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OBGYN.net Conference CoverageFrom the ESHRE 2000 Conference Bologna, Italy
Dr. Hans van der Slikke: "Good afternoon, I'm with Professor Lynn Fraser from the U.K. You are the President of the ESHRE, and this afternoon at the ESHRE Conference there was a preliminary report about the IVF results in Europe. Could you tell us what your impression is about these figures?"
Professor Lynn Fraser: "Yes, the data were presented in a preliminary form by individuals who've been involved with the European IVF Monitoring Consortium. They now have data on over 200,000 cycles that have been carried out in 18 different countries throughout Europe, and they have looked at the data for the year 1997. It's extremely interesting to see, in particular, the different practices that are carried out in different countries; different particularly in the sense of the numbers of embryos that are replaced at the time of embryo transfer. Many of the Scandinavian countries are moving very swiftly to transferring on average only two embryos and a number of units are actually trying to go to one assuming that the woman has all the right characteristics, the most important of which is being young in age because her chances of success are much greater than an older woman. Certainly a woman over thirty-five has less success in any one cycle than a younger woman, say, under thirty. Of course, a number of countries have legislation that prevents more than a certain number of embryos being transferred so, for example, in the United Kingdom where I live, there's a maximum of three that can be transferred although, again, there is a move that's beginning to build up to transfer a maximum of two unless you have older women or if there are other indications that would suggest that three might be better than two. If you look at some of the other countries, particularly in the more southern geographical countries, there are fewer restrictions and there are a number of countries where four or more embryos are replaced on a fairly routine basis. The concern I think for all people working in assisted reproduction is that the more embryos you put back, the greater the chance is you'll have multiple pregnancies, and there are many risks both for the mother and the fetuses and any babies that are born as a result of multiple pregnancy. Even twins carry with them a fair degree of difficulty or potential difficulty and certainly triplets or quadruplets. The attitude is changing now and multiple pregnancies are not being seen as a success of assisted reproduction but rather something that needs to be addressed because it's a problem."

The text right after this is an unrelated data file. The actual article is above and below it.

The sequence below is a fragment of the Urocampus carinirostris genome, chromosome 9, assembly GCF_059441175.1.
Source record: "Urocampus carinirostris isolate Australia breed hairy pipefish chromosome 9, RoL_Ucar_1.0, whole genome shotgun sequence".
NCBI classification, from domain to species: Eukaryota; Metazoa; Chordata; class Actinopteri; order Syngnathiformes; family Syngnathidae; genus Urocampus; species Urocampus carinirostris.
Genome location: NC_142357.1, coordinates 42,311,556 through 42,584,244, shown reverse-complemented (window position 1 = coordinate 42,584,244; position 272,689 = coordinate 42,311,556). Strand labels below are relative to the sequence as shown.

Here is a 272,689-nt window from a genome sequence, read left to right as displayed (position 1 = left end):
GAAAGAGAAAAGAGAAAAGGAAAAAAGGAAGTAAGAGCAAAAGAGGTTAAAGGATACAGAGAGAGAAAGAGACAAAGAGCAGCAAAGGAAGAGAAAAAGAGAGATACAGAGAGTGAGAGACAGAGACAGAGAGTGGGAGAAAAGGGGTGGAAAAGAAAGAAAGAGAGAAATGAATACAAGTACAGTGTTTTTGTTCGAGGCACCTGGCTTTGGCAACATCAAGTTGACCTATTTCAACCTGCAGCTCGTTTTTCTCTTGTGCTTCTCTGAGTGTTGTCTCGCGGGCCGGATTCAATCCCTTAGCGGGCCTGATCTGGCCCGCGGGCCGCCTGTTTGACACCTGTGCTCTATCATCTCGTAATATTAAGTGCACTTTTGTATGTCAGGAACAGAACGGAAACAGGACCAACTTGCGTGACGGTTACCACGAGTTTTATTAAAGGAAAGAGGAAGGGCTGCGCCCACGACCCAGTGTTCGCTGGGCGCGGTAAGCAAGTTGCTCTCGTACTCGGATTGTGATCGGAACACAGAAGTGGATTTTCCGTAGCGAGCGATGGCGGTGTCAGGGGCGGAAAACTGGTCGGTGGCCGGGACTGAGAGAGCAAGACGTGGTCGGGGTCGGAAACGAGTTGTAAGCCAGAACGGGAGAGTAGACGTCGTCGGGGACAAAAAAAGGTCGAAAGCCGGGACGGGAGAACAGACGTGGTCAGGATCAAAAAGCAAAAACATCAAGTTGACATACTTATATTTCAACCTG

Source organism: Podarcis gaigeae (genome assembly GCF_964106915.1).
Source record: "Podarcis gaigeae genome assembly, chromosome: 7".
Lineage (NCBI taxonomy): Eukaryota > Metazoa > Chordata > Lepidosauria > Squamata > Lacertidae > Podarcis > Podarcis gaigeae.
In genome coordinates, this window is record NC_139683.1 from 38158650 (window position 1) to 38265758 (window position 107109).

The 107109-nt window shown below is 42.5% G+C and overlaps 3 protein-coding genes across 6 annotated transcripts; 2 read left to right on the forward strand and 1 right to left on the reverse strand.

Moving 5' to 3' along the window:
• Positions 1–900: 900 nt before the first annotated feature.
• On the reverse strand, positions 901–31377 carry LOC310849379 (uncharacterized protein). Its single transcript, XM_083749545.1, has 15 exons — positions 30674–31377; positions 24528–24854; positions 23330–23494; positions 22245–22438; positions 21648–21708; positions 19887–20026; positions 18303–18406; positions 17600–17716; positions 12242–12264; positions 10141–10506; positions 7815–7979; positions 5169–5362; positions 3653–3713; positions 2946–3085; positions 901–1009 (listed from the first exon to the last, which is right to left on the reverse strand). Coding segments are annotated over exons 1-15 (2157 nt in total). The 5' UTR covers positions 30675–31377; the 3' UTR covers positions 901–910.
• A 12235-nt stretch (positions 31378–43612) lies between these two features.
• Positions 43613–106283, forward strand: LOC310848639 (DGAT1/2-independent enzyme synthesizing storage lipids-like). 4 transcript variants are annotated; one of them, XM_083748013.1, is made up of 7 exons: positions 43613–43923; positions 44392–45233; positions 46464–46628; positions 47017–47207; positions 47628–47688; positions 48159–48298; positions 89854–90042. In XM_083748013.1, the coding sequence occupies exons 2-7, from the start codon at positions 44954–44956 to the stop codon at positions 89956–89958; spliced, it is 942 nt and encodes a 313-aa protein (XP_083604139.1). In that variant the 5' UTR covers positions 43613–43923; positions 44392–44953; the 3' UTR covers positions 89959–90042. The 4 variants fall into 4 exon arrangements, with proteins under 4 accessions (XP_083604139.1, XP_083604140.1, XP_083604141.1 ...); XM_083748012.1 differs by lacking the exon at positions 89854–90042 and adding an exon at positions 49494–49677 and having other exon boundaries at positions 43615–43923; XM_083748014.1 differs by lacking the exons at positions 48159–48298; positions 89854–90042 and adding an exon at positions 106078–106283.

Dr. Hans van der Slikke: "Yes, some even say it's a complication of IVF."
Professor Lynn Fraser: "Exactly."
Dr. Hans van der Slikke: "Talking about older women, it's known that at their age, they have a bigger chance of having a multiple pregnancy even without IVF so don't you think it's dangerous even for 39-40 year old women to transfer more than two embryos?"
Professor Lynn Fraser: "I can only speak on the basis of the data published by the Human Fertilization and Embryology authority in the United Kingdom. It's quite clear that for women over the age of thirty-five with either two or three embryos being transferred, their chances of success, i.e. a pregnancy - multiple or singleton is significantly lower. Certainly for any woman who is forty years of age or older, the success rate goes down to 5% or less and of course the indications are that the problem with older women is primarily much poorer quality eggs. So you may get a lot of eggs when you give the hormones but they tend to have very poor quality and, therefore, even if you get embryos, the chances that those embryos will go on and form babies is much reduced. I think it is the experience of most of the clinics for whom I have any knowledge of that with the older women that would certainly be a category of patient where they would consider putting back three embryos rather than two. I doubt they would go to one unless they only had one."
Dr. Hans van der Slikke: "Could you tell us when we'll find these figures in print?"
Professor Lynn Fraser: "The data that were presented today, as was stated by my colleagues who did the presentation, are preliminary but the data should be complete a bit later on in this year. The whole report with the figures will be submitted for publication in one of our journals, the Journal of Human Reproduction, so it will be available to anyone throughout the entire world. We're very pleased and very proud of ESHRE's activities in this area because we think this is very important. Over 200,000 cycles makes this the biggest single study on aspects relating to in vitro fertilization that have been published so we think that this is going to give a lot of information to people around the world."
Dr. Hans van der Slikke: "Yes, I agree. I think this is really a topic to congratulate you on. Thank you very much for this interview."